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ryanair pilot shortage


Ryanair CEO Michael O’Leary has offered the airline’s pilots better pay and conditions.

The improved conditions came after Ryanair was forced to cancel thousands of flights in recent weeks.

In a letter to pilots, Michael O’Leary also apologized for changes that caused disruptions to their rotas and urges them not to leave the airline.

The chief executive’s apology came after he accused the pilots of being “full of their own self-importance”.

However, in the letter seen by the Irish Independent newspaper, Michael O’Leary urges pilots to stay with Ryanair “for a brighter future”.

Ryanair has been in crisis after the rota changes – brought about to comply with new aviation rules – led to a shortage of pilots because the airline failed to plan for enough leave.

The airline announced its first wave of 2,100 cancelations in the middle of September, after it rearranged pilots’ rosters to comply with new aviation rules requiring a change in how their flying hours are logged.

Towards the end of September Ryanair announced 18,000 further flights would be canceled over the winter season. These moves affect more than 700,000 passengers.

Image source Wikimedia

Ryanair Cancels Thousands of Flights Due to Shortage of Pilots

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Ryanair blamed the flight fiasco on its own mistaken decision to force its pilots to take their remaining annual leave before the end of this year, rather than by the end of the financial year next March.

That left the airline without enough pilots to fly all its scheduled flights in September and October.

However, passengers have complained about the short notice of the cancellations and the consumer group Which? said Ryanair’s compensation information was “woefully short”.

Many of Ryanair’s 4,200 pilots had joined unions over the past two weeks over discontent with the disruptions caused by the rota changes.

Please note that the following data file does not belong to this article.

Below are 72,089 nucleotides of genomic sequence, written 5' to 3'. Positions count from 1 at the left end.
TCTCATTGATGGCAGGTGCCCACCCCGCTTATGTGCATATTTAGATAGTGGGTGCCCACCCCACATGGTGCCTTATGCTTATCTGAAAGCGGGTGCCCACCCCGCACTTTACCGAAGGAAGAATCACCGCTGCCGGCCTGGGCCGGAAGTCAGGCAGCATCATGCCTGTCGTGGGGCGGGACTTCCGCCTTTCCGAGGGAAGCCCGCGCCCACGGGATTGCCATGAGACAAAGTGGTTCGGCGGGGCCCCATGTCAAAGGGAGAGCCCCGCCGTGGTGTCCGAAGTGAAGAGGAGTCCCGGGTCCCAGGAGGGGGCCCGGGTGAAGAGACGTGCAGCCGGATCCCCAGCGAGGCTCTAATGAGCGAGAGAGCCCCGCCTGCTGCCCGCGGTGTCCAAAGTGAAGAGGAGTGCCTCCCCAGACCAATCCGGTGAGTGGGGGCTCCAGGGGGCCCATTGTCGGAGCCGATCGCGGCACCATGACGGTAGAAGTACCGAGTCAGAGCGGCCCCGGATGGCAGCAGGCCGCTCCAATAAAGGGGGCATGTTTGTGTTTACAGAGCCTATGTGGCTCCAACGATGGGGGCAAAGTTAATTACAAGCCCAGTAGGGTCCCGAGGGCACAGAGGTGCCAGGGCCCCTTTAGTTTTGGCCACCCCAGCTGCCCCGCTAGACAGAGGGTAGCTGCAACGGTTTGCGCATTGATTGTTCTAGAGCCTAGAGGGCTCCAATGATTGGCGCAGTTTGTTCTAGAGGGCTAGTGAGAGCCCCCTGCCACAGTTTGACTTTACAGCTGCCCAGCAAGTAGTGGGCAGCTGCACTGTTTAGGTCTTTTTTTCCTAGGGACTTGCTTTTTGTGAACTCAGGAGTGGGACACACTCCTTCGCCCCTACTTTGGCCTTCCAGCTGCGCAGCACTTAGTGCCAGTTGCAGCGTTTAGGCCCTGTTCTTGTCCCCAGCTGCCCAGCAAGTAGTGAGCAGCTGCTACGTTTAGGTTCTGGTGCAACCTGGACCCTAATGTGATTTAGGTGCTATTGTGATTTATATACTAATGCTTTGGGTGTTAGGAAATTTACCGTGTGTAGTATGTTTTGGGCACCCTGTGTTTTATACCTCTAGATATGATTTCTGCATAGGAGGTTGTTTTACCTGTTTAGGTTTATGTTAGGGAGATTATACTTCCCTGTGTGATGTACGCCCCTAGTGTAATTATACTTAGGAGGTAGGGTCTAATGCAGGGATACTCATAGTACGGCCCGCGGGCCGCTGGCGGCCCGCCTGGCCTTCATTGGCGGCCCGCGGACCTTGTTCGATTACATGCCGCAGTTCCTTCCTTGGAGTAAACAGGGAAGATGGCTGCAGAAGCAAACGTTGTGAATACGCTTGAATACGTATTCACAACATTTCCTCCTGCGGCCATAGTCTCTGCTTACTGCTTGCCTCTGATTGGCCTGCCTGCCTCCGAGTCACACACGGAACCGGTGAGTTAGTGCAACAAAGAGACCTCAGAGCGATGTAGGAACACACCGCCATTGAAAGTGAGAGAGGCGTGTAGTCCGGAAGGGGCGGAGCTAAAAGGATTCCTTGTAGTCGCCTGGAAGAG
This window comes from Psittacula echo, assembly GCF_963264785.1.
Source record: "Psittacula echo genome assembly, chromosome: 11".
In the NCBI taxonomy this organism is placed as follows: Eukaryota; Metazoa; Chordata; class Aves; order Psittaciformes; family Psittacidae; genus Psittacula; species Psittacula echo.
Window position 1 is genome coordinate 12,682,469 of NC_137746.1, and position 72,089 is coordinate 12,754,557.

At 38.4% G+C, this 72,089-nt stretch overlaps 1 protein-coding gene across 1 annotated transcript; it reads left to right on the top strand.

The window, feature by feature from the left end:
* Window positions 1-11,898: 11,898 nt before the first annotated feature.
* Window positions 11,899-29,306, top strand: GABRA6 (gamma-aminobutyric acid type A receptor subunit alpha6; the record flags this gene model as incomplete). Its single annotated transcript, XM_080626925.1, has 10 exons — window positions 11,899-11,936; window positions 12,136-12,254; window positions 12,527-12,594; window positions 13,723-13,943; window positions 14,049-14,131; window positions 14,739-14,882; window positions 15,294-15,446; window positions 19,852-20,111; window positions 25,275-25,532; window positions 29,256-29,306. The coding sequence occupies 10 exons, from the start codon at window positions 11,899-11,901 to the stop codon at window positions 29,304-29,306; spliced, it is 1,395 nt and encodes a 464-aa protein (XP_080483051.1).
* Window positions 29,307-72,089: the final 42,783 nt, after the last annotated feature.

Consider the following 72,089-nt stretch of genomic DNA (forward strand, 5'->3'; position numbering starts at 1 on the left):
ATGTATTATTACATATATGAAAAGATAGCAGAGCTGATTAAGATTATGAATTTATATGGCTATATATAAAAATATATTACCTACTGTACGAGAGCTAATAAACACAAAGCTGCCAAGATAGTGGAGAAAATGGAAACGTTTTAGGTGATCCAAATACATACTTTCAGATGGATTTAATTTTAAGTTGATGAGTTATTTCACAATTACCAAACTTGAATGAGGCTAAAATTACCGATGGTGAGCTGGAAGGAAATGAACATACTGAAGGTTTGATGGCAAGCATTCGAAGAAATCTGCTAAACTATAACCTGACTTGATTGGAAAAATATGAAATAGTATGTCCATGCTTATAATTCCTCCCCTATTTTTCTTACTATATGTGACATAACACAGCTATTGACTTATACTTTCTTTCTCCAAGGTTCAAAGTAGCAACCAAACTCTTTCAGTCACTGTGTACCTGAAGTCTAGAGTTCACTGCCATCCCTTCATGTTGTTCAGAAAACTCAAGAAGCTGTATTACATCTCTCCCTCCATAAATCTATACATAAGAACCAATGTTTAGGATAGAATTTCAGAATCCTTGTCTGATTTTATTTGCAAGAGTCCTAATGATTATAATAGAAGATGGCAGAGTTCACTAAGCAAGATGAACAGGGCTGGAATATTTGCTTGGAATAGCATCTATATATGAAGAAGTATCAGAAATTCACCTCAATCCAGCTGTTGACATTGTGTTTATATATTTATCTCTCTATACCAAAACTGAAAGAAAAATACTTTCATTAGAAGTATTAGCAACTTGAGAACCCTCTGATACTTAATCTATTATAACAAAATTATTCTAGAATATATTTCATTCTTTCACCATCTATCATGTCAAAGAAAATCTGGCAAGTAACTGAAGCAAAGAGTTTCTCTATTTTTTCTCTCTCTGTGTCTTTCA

Michael O’Leary’s letter implored the pilot team not to leave Ryanair and offered them improved terms and working conditions.

The sweeteners included pay increases, loyalty bonus payments, improved rotas and better compensation for pilots forced to work away from their home base.

Michael O’Leary stressed that Ryanair was a “very secure employer” and he emphasized that the airline’s pilots “are the best in the business”.

He asked them not to allow competitor pilots or their unions “to demean or disparage our collective success”.

The Ryanair boss also urged the airline’s pilots not to join “one of these less financially secure or Brexit-challenged airlines”.

Michael O’Leary’s letter asked the pilots to take note of “the recent bankruptcies of Air Berlin, Alitalia and Monarch”, as well as the difficulties faced by another budget airline, Norwegian Air, which has been under pressure to boost its finances.


Ryanair has warned that it could face up to 20 million euros in compensation claims after canceling thousands of flights due to a shortage of pilots.

The low-cost airline plans to cancel 40-50 flights every day for the next six weeks, after it admitted it had “messed up” the planning of pilot holidays.

In a letter to pilots, Ryanair COO Michael Hickey said the company’s crewing forecast to the end of December was “for tighter pilot numbers”.

The letter shows Ryanair pilots were only informed on September 13 of the staff shortage facing the company yet Michael Hickey outlined that it knew last year they may face a leave backlog.

Pilots have been asked to work during their booked holiday to cover the gaps and their rota pattern is also likely to be disrupted.

Image source Wikimedia

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In the letter, Michael Hickey said these pilots would be “helping protect the integrity of the operation during the remainder of the flight year”.

Ryanair also faces pressure to publish a full list of the flights it plans to cancel every day amid growing anger among customers.

So far it has only published a list of affected flights up until September 20.

The airline has blamed a backlog of staff leave for the disruption, which could affect up to 400,000 passengers.

Ryanair is changing its holiday year, which currently runs from April to March, to run from January to December instead.

This has led to large numbers of its staff taking holidays in September and October.

Reports on September 18 also suggested recruitment problems were affecting the airline and that it had lost pilots to rival Norwegian Air.

A Norwegian Air spokesperson said: “We can confirm that 140 pilots have joined us from Ryanair this year. Pilot recruitment is also underway for more pilots for our new Dublin base opening later this year.”